The trivia genre hasn’t always had the easiest time getting a foothold in the gaming industry. Titles like Buzz! and Scene It? have come and gone with mild fanfare, leaving no lasting impression. When if first released in 1995, You Don’t Know Jack changed the way a lot of people thought about trivia video games. Rather than emulating existing shows it sought to be its own beast with a unique sense of style and substance. With its modern re-release You Don’t Know Jack returns in full force by delivering an incredibly polished experience with a plan to stay relevant long after its completion.
What makes You Don’t Know Jack so different from previous trivia games is that instead of loading the disc with thousands of questions and having them randomly appear to the player, the game is structured around the idea of a succinct episode. In addition to the questions, each of the 75 episodes on the disc offers a subtle narrative arc and topical commentary from the show’s hip quizmaster Cookie Masterson.
Played by Tom Gottlieb the character comes to life with a biting wit and unparalleled amiability. So much of the game’s enjoyment rests on his performance but it pulls through for a majority of players. Like Max Headroom or Wink Yahoo, Cookie Masterson carries every episode on his disembodied back; thankfully it’s not an incredibly heavy load.
You Don’t Know Jack is the definition of minimalist design; apart from a few graphical splashes the game is mostly text with clever typography. With no flashy 3D sets or wacky player avatars the game relies heavily on audio to set the scene. Existing entirely in the mind’s eye, You Don’t Know Jack lets the player’s imagination do the heavy lifting and consequently feels more like a real game show than any game before it.
The game itself is designed to be equal parts knowledge and reaction. Questions range from the mundane to the bizarre, with a skew to pop culture references. There’s room for deduction in every question but like every good game show, those in the know will always out-buzzer the clueless.
You Don’t Know Jack capitalizes on this by offering players the opportunity to ‘screw’ one another once per game for added bonuses. It’s a fun little trump card to play on your friends when you know they’re oblivious to the answer, adding both tension and guile to those moments when you just don’t know.
All the hallmark segments from the series’ history have returned; Dis or Dat and Jack Attack make an appearance once per episode. Fans of the classics will naturally have an edge here, but there’s nothing that isn’t learned by the end of your first episode.
Dis or Dat provides a fun mid-game disruption, requiring players to make quick classifications between absurdly contrasting categories; was Marie’s Creamy Ranch the name of a brothel or a salad dressing? Meanwhile Jack Attack offers end-game redemption for those who can quickly connect words based on a single clue, making every episode worth playing to completion.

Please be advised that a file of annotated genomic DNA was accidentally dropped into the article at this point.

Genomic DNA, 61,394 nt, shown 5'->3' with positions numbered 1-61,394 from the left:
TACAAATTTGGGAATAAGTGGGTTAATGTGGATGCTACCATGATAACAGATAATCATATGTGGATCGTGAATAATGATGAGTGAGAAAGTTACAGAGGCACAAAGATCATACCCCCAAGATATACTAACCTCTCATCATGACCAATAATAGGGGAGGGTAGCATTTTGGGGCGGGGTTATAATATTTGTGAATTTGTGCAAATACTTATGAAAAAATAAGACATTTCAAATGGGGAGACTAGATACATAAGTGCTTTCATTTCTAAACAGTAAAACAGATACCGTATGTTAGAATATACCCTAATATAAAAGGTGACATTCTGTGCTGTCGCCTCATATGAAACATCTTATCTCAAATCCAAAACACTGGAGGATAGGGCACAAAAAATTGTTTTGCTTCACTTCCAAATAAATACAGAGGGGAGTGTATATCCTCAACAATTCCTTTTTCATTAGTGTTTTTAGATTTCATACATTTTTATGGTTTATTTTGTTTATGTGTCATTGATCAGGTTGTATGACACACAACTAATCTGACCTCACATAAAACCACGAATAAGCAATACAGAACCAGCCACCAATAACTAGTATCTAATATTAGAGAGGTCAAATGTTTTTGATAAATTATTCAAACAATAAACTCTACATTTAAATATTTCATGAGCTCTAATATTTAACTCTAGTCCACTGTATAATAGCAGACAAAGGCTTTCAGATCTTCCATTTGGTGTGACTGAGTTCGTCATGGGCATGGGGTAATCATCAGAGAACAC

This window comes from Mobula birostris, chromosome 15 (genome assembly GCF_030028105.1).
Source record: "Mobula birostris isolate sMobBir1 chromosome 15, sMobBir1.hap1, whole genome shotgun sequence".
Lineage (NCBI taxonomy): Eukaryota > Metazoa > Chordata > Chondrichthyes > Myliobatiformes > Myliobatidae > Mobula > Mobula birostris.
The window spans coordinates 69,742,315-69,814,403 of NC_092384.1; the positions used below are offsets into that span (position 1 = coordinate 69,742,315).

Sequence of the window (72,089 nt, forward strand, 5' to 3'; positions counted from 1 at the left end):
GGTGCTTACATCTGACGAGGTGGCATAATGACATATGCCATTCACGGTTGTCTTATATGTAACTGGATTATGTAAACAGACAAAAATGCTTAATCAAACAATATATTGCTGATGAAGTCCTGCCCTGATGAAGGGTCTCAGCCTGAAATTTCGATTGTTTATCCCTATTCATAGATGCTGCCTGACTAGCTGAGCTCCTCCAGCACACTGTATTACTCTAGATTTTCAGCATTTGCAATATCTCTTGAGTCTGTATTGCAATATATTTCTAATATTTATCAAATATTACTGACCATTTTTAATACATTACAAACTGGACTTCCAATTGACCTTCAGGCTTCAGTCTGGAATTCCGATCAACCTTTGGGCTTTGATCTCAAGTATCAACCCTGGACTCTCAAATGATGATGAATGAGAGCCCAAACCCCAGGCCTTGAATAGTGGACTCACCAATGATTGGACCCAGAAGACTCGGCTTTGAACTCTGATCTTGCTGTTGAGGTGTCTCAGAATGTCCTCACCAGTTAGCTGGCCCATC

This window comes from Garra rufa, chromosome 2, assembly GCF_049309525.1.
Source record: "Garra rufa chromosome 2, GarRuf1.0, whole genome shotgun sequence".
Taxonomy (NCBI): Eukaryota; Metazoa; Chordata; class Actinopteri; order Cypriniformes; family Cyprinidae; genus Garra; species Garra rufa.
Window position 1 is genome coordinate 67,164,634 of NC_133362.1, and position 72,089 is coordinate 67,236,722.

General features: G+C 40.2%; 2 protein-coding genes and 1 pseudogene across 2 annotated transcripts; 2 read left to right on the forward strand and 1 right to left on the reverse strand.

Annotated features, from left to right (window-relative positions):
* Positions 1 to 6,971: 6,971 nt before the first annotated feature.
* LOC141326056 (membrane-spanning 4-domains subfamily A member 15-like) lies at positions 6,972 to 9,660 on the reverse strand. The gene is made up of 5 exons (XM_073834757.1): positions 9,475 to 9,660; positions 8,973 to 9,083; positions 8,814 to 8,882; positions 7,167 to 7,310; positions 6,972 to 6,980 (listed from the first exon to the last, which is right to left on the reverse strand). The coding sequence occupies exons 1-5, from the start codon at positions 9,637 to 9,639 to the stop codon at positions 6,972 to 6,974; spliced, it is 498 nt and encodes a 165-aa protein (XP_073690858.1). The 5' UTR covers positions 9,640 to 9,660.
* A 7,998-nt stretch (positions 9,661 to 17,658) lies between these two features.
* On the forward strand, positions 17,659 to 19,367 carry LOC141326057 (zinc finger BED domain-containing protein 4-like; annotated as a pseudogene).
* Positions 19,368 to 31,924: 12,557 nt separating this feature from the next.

There are few new additions to the format, but chief among them are per episode sponsorships by odd fictional companies. Somewhere in each episode there’s a wrong answer that corresponds with the sponsor’s name, netting the players who catch the rogue answer a tidy sum of cash. It’s a game changer for those who can stay mindful and it encourages players to look at things before they buzz in, which in a game about getting the fastest correct answer provides some balance between tortoise and hare mentalities.
Naturally You Don’t Know Jack is best experienced as a multiplayer game and there’s full support for local and online. Because of its episodic nature the game cleverly looks for an episode none of the players have finished yet and runs it, eliminating the possibility for repeat questions or providing advantage to the one player who’s already gone through most of the game.
With that in mind, this does mean there is an expiry date on the game. You Don’t Know Jack only features 75 episodes on the disc, which means that after all the 10-20 minute episodes are through there’s not much else you can do with the game. Within a week of play most players will likely complete more than half of the included episodes and it won’t be long afterwards for the game to be over completely.
Thankfully Jellyvision and THQ are working on a string of DLC expansions, and considering You Don’t Know Jack’s background as a daily episodic flash game the content will logically be frequent and topical. However, this does mean that long term fans of the game will be forking over $5 at a time for 10 more episodes. Normally this would be a major deterrent, but considering the game’s low $30 price tag there is some wallet wiggle room.
In addition to new DLC it would be nice to see a technical update for the game as well. There seems to be a small amount of host advantage when it comes to the Jack Attack finales. The netcode doesn’t feel as refined as it could be and can lead to frustrating defeats in the game’s final moments for guest players. It’s not exactly game breaking – I’ve won more than a few games via Jack Attack – but some additional transparency or optimization would be beneficial.
While we still need to wait and see if You Don’t Know Jack’s long-term plans will pan out, it doesn’t sacrifice quality, value, or fun for its future. What you get on the disc is well worth its price and the promise of expansion is sheer embellishment.
You Don’t Know Jack is one of those games you need to have in your library; it offers a completely different experience from anything else out there, including other trivia games. From its quirky host and incredible writing to the absolute ease of play, there’s no doubt that You Don’t Know Jack is officially the genre champion.